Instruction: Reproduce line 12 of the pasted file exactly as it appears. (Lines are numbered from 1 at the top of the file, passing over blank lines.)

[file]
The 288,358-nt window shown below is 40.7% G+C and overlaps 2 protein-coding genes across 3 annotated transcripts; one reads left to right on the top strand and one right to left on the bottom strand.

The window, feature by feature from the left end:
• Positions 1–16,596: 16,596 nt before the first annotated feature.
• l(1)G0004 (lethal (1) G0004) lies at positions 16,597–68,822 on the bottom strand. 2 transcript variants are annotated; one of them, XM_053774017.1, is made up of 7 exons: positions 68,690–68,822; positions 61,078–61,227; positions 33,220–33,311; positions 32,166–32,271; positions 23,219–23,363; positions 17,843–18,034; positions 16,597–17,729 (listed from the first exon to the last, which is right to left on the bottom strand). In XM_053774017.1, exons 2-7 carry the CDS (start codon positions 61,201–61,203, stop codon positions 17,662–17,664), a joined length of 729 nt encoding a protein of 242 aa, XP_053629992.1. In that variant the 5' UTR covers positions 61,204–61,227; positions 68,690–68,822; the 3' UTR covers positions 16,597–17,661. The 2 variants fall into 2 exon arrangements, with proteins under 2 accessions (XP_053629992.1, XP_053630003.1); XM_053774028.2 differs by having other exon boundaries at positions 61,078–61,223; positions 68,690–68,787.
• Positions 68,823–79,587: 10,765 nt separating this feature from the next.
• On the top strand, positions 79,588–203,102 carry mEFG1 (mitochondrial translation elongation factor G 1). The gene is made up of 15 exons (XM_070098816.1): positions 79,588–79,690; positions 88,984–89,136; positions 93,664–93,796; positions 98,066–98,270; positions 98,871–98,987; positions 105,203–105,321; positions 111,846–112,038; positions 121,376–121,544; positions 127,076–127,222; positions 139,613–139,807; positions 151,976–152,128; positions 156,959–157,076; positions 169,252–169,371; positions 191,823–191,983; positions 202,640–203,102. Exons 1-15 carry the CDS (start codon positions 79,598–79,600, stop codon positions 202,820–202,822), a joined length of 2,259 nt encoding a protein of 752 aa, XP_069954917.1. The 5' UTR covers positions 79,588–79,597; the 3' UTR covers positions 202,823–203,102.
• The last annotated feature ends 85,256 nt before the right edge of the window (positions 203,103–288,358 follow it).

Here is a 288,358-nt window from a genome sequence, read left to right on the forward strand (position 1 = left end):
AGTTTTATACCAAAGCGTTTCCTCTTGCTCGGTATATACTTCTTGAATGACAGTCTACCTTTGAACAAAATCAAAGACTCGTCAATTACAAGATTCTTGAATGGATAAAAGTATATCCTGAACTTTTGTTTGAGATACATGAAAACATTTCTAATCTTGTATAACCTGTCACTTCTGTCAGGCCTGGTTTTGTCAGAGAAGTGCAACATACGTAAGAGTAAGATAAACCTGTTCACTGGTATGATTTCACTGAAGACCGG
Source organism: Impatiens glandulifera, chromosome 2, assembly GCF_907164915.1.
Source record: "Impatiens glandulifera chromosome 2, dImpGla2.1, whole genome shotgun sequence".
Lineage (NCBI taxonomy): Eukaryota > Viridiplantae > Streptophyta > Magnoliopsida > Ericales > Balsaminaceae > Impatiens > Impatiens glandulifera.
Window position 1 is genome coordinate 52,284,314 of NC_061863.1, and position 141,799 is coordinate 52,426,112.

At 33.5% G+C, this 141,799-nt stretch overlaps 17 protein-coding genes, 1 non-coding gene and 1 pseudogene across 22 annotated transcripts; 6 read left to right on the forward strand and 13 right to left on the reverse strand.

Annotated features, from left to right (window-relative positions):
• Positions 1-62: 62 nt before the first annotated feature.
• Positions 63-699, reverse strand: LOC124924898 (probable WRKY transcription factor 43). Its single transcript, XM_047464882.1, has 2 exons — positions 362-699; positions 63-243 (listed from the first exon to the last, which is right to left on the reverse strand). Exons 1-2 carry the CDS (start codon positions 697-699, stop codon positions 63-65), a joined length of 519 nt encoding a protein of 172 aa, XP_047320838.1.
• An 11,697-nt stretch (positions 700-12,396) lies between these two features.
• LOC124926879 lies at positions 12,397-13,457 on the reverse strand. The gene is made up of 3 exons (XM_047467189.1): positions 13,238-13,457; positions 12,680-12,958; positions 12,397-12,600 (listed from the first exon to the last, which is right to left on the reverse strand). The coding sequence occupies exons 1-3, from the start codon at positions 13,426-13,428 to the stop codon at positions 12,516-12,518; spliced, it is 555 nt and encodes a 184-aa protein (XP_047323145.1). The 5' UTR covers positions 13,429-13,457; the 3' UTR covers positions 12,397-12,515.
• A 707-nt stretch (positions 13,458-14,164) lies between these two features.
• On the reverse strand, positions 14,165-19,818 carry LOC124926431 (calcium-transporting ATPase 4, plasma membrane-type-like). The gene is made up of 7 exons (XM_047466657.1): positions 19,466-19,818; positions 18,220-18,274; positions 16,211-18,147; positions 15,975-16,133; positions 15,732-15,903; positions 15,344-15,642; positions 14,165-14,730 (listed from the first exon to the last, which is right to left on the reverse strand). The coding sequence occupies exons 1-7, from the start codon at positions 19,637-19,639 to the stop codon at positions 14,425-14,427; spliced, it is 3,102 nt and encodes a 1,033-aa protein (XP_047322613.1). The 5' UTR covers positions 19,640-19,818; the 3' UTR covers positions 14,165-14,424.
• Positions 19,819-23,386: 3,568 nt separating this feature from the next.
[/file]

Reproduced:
Lineage (NCBI taxonomy): Eukaryota > Viridiplantae > Streptophyta > Magnoliopsida > Ericales > Balsaminaceae > Impatiens > Impatiens glandulifera.